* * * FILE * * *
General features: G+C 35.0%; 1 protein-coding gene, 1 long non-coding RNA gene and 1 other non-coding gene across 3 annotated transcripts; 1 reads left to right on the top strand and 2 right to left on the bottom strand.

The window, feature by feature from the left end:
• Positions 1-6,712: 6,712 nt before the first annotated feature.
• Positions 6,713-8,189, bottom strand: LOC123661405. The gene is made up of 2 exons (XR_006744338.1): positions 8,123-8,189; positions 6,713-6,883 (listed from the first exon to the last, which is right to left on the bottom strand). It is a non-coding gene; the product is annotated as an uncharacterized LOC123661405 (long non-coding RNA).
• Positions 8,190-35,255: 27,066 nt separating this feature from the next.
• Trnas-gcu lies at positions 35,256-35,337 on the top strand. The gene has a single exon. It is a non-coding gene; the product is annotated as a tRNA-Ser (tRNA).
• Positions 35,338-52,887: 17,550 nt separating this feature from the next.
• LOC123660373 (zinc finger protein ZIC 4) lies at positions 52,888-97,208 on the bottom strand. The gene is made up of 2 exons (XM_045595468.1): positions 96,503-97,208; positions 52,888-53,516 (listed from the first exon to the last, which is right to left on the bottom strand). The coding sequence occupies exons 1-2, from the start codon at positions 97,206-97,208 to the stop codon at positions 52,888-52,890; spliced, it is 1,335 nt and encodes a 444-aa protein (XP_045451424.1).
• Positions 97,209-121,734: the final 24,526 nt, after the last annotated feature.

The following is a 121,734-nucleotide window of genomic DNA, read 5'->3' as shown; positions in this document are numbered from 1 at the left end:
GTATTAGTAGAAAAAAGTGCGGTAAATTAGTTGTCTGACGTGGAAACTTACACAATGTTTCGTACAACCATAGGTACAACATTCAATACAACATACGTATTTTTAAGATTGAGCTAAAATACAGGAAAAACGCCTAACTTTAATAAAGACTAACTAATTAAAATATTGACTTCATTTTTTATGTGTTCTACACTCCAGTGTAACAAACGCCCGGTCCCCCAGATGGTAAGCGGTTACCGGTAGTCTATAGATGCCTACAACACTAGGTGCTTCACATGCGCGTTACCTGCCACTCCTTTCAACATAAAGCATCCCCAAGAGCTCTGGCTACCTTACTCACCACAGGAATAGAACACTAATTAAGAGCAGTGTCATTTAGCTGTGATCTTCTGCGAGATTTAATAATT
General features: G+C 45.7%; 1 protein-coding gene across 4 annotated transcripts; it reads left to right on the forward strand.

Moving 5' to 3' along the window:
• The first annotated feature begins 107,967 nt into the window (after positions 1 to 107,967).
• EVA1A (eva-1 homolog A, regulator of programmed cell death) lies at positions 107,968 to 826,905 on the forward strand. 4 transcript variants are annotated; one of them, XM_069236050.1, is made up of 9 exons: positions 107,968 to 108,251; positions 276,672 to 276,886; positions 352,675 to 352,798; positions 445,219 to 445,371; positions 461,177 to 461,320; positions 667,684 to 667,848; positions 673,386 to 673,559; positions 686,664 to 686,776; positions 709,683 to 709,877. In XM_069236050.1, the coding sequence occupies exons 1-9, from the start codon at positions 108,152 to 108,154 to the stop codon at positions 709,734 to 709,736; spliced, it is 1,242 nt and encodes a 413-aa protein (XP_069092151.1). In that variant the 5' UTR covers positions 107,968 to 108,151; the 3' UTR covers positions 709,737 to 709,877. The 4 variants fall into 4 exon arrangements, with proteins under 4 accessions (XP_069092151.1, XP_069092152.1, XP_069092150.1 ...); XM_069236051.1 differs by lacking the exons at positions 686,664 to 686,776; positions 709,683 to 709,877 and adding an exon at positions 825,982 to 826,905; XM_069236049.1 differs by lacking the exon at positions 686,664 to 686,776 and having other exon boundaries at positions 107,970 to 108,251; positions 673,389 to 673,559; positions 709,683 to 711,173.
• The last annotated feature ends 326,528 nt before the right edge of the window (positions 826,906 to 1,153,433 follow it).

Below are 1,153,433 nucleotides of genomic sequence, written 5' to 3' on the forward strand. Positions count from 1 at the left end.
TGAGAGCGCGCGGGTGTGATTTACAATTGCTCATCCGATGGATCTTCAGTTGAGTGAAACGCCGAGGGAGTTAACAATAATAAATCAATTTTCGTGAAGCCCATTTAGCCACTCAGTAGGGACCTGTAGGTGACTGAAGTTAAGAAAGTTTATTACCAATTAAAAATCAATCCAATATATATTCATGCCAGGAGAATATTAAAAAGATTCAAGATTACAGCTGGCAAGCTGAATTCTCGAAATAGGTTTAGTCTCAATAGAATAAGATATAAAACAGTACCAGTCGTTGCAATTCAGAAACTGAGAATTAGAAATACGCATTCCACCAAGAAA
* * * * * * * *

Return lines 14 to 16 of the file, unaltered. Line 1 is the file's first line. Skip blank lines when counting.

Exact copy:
• The first annotated feature begins 107,967 nt into the window (after positions 1 to 107,967).
• EVA1A (eva-1 homolog A, regulator of programmed cell death) lies at positions 107,968 to 826,905 on the forward strand. 4 transcript variants are annotated; one of them, XM_069236050.1, is made up of 9 exons: positions 107,968 to 108,251; positions 276,672 to 276,886; positions 352,675 to 352,798; positions 445,219 to 445,371; positions 461,177 to 461,320; positions 667,684 to 667,848; positions 673,386 to 673,559; positions 686,664 to 686,776; positions 709,683 to 709,877. In XM_069236050.1, the coding sequence occupies exons 1-9, from the start codon at positions 108,152 to 108,154 to the stop codon at positions 709,734 to 709,736; spliced, it is 1,242 nt and encodes a 413-aa protein (XP_069092151.1). In that variant the 5' UTR covers positions 107,968 to 108,151; the 3' UTR covers positions 709,737 to 709,877. The 4 variants fall into 4 exon arrangements, with proteins under 4 accessions (XP_069092151.1, XP_069092152.1, XP_069092150.1 ...); XM_069236051.1 differs by lacking the exons at positions 686,664 to 686,776; positions 709,683 to 709,877 and adding an exon at positions 825,982 to 826,905; XM_069236049.1 differs by lacking the exon at positions 686,664 to 686,776 and having other exon boundaries at positions 107,970 to 108,251; positions 673,389 to 673,559; positions 709,683 to 711,173.
• The last annotated feature ends 326,528 nt before the right edge of the window (positions 826,906 to 1,153,433 follow it).